Vulnerable young people unfairly at risk from antisocial behaviour orders

Some children
with learning difficulties are at risk of being given antisocial
behaviour disorders because their conditions are misunderstood,
campaigners have warned.


Charities are calling for greater protection for children with
autism, Asperger’s syndrome and attention deficit hyperactive
disorder whose behaviour is defined as “antisocial”
under hard-hitting legislation.


In one case, a 12-year-old with Asperger’s syndrome who was
verbally aggressive to neighbours only “narrowly
escaped” an Asbo after a support group intervened.  Another 12-year-old diagnosed
with ADHD was threatened with an Asbo due to behavioural problems,
while one family feared they might have to move after their
autistic child was labelled “psychotic” by


The cases are part of a growing body of evidence being collected by
the British Institute for Crain-Injured Children (Bibic) and the
National Autistic Society.


Pam Knight, director of development and communications at Bibic,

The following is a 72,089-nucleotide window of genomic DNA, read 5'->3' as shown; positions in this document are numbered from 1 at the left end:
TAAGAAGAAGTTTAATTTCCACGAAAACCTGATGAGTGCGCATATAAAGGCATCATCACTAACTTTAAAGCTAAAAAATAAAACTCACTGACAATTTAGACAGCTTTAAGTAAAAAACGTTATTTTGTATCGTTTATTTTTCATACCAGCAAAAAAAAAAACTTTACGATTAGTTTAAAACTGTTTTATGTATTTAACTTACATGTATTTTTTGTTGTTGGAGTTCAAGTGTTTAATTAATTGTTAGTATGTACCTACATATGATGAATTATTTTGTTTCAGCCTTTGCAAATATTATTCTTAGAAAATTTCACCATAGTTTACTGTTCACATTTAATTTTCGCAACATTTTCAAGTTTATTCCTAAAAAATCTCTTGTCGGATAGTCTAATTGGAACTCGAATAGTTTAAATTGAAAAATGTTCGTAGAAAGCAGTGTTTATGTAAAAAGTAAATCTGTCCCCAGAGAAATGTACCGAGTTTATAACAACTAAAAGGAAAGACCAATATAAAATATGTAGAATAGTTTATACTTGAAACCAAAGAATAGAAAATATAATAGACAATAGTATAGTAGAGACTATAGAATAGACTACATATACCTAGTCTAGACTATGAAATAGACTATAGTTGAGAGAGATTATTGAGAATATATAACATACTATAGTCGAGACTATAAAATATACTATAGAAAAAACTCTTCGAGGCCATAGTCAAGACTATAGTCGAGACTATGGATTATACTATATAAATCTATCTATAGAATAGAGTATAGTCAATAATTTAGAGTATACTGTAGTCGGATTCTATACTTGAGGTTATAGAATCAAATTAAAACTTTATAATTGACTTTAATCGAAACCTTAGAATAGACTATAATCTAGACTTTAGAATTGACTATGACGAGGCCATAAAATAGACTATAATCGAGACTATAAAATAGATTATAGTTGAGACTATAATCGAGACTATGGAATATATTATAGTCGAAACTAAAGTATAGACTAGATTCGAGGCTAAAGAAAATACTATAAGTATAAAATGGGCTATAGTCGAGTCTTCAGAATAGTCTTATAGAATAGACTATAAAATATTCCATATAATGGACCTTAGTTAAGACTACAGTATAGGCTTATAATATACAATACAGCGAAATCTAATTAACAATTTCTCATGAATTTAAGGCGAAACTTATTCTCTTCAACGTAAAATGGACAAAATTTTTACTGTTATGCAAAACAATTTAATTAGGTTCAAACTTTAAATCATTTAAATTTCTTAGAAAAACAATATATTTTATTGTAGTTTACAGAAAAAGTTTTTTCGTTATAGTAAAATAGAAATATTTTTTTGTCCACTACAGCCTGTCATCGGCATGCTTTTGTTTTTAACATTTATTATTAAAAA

said: “When the Home Office talks about ‘families from
hell’ they are at times referring to families with children
with these conditions.  The
phraseology used is aggressive, and children with these
difficulties are being tarred with the same


Alex Gask, a solicitor for human rights group Liberty, told a
conference organised by Bibic last week that  antisocial behaviour legislation
did not offer enough protection for people with learning


He said: “The definition of antisocial behaviour tends to be
‘whatever the victim thinks it means’.  People with learning
difficulties are vulnerable under this legislation because it is
too vague.”


Gask also said sentencing left “little scope” for
taking into account whether offenders were capable of adhering to
Asbo conditions.


The Home Office admitted to the conference that they did not
collect statistics on the number of people with learning
difficulties who were given antisocial behaviour orders.


The National Autistic Society highlighted an “urgent”
need for more training of courts and police.


The Youth Justice Board is to publish guidance for youth offending
teams on antisocial behaviour orders next month which will
highlight the need for the assessment of people with learning

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